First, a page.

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I know that the Cosmic Microwave Background Radiation (CMBR) is the leftover radiation from the "surface of last scattering".

However, at every instant the surface is changing (at the rate of flow of time). So how constant is the CMBR?

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This is a great question, and it also came up at a recent Planck conference: according to this blog post (see the paragraphs above the CMB gif), simulations suggest that minute changes in the CMB might just be detectable in as little as 100 years from now.

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Just on dimensional grounds I would expect that $$\text{angular size of fluctuation in radians} \times \text{time since recombination}$$ is the time scale for significant changes in the CMB (where you choose what makes a fluctuation "significant" and select the angular size on that basis).

Why? Because the size of the regions defined by the fluctuations is the distance to the observed shell, and that distance is given by the time since recombination and the speed of light; and information can travel across those regions no faster than light.

The whole spectrum will cool a bit faster than that, but the cooling can be expected to be uniform. The rate of cooling is given by the Hubble (non-)Constant.

Note that the time since recombination is roughly 13.5 billion years, so even though the domains are pretty small it is still going to be a long wait.

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We can derive an order of magnitude estimate of the rate of decrease of the CMB temperature in the following way. The equation of state for a photon gas is $$ N = \frac{16 \pi k^3 \zeta(3)}{(h c)^3} \cdot V T^3 $$ If the photon gas is confined within a cavity, it interacts with the electrons in the walls of the cavity so that N fluctuates. But here our cavity is the observable universe. In the interest of getting an estimate rapidly, we will make the assumption that N is fixed. How good or bad this assumption is, is not clear to us, but perhaps it is good enough for an initial estimate. The equation of state for the CMB can then be written as $$ V T^3 = constant $$ Taking the time derivative and noting that the present temperature is approximately 3K gives $$ \dot{T} = -\frac{\dot{V}}{V} $$ Finally, using for the volume of the observable universe $$V = \frac{4}{3} \pi (c t)^3$$ where $t = 13.4 \cdot 10^9$ y, we get $$ \dot{T} \approx -0.2 \cdot 10^{-9} K/y $$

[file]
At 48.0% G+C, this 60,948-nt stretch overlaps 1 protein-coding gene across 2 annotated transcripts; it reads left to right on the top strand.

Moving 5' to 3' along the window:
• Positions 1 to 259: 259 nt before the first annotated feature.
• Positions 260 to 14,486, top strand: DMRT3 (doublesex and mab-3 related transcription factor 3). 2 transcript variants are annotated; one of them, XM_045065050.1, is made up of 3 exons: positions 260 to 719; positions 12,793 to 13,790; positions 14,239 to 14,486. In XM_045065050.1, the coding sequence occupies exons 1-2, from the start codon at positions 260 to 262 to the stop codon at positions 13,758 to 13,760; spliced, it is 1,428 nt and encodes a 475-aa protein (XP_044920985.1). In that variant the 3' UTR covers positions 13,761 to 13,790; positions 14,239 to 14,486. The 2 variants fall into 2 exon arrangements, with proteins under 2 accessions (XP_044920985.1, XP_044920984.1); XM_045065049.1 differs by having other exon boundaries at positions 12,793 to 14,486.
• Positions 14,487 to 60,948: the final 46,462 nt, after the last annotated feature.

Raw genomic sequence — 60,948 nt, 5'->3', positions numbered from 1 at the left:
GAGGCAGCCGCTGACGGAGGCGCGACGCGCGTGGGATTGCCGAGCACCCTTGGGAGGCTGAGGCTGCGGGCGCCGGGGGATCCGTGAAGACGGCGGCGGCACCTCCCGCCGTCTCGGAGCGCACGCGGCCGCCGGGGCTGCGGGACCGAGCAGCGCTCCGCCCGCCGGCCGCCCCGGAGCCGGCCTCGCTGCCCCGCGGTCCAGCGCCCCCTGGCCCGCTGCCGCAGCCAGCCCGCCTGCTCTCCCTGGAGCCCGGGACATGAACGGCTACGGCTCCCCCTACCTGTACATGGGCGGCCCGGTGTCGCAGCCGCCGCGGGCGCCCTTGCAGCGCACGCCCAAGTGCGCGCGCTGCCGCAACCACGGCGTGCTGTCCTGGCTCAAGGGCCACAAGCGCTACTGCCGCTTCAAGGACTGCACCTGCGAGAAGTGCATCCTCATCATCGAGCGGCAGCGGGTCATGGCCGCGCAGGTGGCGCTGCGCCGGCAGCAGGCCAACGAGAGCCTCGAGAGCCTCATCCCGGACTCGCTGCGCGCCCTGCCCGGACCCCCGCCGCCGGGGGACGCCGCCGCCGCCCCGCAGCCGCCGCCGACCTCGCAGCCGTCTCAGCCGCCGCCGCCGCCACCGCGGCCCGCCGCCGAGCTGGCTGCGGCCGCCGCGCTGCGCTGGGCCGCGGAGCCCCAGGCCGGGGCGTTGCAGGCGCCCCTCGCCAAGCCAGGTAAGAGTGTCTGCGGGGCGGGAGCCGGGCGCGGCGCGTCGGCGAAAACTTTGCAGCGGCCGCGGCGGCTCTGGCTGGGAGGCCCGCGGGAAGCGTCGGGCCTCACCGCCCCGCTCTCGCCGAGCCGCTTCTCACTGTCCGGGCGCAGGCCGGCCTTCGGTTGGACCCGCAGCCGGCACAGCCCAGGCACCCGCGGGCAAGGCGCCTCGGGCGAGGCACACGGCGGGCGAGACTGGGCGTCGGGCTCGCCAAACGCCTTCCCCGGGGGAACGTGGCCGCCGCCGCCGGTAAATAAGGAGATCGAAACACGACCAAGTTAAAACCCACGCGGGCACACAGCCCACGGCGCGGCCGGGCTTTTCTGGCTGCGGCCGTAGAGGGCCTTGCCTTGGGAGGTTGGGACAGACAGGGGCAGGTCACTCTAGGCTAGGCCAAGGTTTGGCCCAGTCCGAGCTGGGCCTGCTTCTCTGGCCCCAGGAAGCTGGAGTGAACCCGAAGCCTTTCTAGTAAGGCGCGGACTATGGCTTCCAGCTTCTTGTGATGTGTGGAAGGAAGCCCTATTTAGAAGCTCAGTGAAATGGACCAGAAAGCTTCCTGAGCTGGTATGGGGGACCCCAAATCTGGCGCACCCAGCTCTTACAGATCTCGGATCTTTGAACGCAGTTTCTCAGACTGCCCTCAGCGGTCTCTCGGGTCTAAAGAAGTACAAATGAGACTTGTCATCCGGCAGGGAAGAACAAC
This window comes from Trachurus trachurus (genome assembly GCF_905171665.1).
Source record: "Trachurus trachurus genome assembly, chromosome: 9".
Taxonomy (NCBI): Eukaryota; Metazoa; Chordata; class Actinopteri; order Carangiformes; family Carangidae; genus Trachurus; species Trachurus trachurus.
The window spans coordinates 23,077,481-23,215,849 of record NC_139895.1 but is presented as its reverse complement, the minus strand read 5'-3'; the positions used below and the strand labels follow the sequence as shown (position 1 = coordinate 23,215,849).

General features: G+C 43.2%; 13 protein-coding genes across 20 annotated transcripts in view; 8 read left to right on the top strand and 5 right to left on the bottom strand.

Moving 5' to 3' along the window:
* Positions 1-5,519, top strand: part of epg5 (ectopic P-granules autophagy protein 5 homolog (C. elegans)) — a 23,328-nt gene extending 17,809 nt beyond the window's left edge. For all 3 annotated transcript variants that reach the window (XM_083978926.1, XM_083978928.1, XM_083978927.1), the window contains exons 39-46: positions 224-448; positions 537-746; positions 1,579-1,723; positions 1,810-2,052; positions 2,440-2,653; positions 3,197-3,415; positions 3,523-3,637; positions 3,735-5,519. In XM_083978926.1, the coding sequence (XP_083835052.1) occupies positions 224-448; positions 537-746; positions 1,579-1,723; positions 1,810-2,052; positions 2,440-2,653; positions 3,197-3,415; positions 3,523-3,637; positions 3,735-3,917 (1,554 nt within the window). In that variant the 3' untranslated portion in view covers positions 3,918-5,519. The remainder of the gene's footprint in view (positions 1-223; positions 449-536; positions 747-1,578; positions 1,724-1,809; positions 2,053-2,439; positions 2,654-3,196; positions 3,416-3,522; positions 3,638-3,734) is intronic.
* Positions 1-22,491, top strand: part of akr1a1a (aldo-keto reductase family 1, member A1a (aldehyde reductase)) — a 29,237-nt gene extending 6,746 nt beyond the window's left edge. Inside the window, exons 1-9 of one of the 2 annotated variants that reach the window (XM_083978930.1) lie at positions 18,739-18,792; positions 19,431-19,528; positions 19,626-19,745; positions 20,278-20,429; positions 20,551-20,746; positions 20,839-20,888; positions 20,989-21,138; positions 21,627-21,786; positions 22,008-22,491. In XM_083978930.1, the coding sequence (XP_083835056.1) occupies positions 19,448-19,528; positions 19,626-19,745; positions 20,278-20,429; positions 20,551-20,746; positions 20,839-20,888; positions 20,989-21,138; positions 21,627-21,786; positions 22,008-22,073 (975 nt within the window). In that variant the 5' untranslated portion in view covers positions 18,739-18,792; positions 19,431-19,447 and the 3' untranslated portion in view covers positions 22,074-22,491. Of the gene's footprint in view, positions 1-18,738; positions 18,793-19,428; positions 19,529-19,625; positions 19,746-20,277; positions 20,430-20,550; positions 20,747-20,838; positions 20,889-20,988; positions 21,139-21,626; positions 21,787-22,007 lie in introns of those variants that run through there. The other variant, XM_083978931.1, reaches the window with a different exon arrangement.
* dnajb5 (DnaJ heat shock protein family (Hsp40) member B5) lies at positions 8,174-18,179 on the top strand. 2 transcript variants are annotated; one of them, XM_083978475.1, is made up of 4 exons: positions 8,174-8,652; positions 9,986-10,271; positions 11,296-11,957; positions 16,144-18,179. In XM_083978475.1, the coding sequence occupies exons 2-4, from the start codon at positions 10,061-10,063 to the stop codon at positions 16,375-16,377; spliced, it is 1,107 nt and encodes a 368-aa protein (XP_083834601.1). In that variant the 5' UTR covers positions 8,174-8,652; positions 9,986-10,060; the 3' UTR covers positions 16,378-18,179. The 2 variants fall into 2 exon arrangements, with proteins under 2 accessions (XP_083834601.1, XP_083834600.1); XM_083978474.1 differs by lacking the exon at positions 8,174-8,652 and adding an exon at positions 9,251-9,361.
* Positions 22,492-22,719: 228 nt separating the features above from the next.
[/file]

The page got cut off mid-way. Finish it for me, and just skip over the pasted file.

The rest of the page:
or about 1 nanoKelvin per decade. This number is far too small to be resolved by current measurements, which have uncertainties of about 0.00057 K. The open question is, how good or bad is the assumption that $N = constant$?

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